More indicative of the uninspired appetizer sauces is the honey sesame sauce glazing on the honey sesame ribs. There’s no zest whatsoever to that sauce. It’s lifeless and trite.
The restaurant’s two dumpling appetizers are infinitely better. The firecracker dumplings are boiled and stuffed with carrots and ground turkey then topped with a bright green spinach pesto that has a surprising kick.
More deserving of the “firecracker” name are the peek-a-boo dumplings, boiled chicken dumplings in a spicy sauce heavy on soy sauce, scallions and chili. It’s a sauce that livens up even the brown or Jasmine rice. It’s a sauce that saved a dinner special of lemon pepper salmon with tempura shrimp (pictured at left) served with a coconut lime sauce. While the lemon pepper salmon is just fine, you’re better off discarding the listless sauce and asking for the peek-a-boo sauce.
Some entrees, like the Orange Peel Beef, Dragon Sesame Chicken and even the usually incendiary Kung Pao Chicken are almost exceedingly sweet. The lacquered duck comes with a boring plum sauce we found so lifeless that we asked for the sweet and sour chili wing ding sauce which at least has some life to it.
An interesting entree variation is Chow’s Coffee Chicken, stir-fried chicken rubbed with French coffee and glossed over heavily with a “sweet spicy sauce.” When the menu indicates “sweet spicy,” it means mostly sweet. If you find any spice, it will be in accidentally masticating one of the tear-inducing chili peppers used on some entrees.
By now you’ve probably got the picture that Chow’s sauces, especially the sweet ones, aren’t to our liking. When we want sweet, we want dessert. Fortunately Chow’s excels at dessert, but first a momentarily dalliance.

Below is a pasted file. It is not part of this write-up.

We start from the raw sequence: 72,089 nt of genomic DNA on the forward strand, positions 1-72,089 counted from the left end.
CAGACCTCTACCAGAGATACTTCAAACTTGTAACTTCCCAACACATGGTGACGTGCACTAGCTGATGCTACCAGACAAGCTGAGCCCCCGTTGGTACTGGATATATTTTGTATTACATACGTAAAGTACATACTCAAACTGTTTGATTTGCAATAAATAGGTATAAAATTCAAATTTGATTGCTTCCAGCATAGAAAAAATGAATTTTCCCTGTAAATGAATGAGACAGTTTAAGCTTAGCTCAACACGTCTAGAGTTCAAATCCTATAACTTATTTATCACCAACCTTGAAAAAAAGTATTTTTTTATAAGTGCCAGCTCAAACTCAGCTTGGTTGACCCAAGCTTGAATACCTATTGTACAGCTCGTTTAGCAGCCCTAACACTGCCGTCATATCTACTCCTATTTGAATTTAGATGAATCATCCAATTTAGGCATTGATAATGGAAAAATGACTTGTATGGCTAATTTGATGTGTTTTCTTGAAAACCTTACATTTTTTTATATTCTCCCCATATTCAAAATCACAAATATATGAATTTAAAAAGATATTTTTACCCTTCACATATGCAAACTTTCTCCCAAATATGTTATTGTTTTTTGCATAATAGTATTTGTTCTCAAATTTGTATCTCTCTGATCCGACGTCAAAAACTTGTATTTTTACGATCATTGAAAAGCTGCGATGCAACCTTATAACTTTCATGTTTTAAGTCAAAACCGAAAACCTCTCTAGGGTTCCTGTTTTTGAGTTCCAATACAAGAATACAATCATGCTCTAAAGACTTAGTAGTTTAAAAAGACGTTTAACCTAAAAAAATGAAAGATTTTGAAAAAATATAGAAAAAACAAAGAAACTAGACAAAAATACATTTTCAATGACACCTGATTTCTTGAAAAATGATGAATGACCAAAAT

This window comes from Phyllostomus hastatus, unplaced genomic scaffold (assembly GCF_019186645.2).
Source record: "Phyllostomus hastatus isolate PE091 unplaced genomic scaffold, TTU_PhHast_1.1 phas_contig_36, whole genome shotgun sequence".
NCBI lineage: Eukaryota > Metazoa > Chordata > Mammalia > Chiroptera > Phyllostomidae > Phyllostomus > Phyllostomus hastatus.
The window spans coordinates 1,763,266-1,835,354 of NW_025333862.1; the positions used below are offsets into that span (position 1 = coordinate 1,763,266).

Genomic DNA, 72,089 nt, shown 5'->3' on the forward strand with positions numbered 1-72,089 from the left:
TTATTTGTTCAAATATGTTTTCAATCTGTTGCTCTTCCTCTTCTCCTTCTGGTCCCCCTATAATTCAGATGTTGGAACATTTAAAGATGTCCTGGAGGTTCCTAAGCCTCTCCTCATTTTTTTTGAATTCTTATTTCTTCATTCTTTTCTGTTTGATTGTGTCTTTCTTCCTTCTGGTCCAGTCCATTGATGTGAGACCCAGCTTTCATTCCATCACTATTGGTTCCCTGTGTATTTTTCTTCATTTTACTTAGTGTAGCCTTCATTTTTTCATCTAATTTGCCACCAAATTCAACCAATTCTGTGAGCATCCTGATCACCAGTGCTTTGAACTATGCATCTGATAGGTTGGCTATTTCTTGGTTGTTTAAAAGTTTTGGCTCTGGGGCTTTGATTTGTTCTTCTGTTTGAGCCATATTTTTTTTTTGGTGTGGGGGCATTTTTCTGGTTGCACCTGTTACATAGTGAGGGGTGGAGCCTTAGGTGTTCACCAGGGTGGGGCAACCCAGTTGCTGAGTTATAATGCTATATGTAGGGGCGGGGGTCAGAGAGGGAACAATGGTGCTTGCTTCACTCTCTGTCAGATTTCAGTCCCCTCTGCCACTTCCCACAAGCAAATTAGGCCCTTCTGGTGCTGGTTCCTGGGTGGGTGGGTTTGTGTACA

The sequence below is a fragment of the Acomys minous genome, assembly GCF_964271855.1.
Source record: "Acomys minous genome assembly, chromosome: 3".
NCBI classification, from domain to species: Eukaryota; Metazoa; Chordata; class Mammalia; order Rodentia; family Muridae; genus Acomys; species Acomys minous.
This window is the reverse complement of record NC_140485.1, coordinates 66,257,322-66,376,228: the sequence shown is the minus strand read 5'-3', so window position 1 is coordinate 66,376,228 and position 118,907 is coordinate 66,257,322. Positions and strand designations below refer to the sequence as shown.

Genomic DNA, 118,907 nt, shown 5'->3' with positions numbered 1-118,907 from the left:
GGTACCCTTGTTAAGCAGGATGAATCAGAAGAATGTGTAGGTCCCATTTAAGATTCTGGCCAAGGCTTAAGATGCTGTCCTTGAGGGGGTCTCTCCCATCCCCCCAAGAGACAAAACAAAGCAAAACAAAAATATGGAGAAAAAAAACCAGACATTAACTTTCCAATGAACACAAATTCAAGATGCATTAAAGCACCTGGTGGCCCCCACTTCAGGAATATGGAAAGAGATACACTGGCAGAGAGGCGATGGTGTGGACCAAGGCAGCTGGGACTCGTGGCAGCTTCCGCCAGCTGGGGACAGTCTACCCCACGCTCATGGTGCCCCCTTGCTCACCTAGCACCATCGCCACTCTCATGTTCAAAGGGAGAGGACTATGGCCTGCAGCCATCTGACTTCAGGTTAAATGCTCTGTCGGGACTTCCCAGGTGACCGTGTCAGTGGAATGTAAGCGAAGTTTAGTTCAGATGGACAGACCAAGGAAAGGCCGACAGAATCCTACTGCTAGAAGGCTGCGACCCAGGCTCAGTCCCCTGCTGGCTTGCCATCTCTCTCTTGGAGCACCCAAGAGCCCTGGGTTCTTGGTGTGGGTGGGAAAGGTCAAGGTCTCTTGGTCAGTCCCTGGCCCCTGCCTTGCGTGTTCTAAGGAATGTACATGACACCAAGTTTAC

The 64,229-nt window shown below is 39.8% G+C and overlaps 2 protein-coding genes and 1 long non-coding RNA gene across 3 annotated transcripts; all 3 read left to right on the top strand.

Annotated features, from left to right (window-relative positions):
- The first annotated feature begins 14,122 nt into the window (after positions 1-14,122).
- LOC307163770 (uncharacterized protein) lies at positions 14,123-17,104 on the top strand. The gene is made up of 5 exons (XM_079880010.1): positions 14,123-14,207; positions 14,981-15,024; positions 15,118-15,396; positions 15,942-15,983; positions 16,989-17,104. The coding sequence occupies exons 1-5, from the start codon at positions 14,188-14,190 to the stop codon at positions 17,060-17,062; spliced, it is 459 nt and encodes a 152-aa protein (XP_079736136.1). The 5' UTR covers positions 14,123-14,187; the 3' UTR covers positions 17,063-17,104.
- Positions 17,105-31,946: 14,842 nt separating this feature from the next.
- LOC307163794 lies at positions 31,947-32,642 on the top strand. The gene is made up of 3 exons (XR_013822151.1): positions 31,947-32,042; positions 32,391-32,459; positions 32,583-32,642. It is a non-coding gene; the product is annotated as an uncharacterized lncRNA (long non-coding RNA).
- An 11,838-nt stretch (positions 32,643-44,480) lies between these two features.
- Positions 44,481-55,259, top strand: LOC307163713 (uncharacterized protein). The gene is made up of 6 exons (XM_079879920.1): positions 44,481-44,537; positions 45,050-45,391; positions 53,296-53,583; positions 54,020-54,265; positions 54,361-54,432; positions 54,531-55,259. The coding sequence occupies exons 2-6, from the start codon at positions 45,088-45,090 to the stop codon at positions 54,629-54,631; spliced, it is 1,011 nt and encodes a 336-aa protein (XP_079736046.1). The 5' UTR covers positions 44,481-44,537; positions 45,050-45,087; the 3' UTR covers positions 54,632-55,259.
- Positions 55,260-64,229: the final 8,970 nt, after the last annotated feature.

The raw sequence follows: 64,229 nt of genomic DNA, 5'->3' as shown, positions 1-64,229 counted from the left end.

In Chow’s green bean chicken, you’ll find what is conceivably the saltiest dish in Albuquerque. Green beans. Chicken. At any glance, that sounds like a healthy, delicious dish and, in fact, the menu indicates it is the staff’s favorite dish. Israel has developed technology to desalinate the Dead Sea. It’s very much needed on this entree which is not only replete with salt, but the chief ingredient in the “black beans and brown chili sauce” promised appears to be soy sauce.
As with many Asian restaurants, Chows dessert assembly includes green tea ice cream, but there are better options–such as one of the five different mousse-based desserts.
The Marquise Au Chocolat earns its pedigree with an adult chocolate (translation: mostly dark chocolate) blend of chocolate genoise, chocolate ganache and baked hazelnuts topped with a mini chocolate leaf. It’s a timbale-shaped dessert far less cloying than some of the restaurant’s sauces.
In some respects Chows may remind you of the overwhelmingly popular P.F. Chang’s, but it is far less gaudy and not nearly as boisterous. Like P.F. Chang’s, Chow’s does excel in presenting a visually appealing menu seemingly dominated by Americanized Chinese food sweetened and sauced to American tastes.
Chow’s Asian Bistro
Cottonwood Mall G-217
LATEST VISIT: 6 July 2008
# OF VISITS: 6
BEST BET: Coffee Chicken, Firecracker Dumplings, Peek-A-Boo Dumplings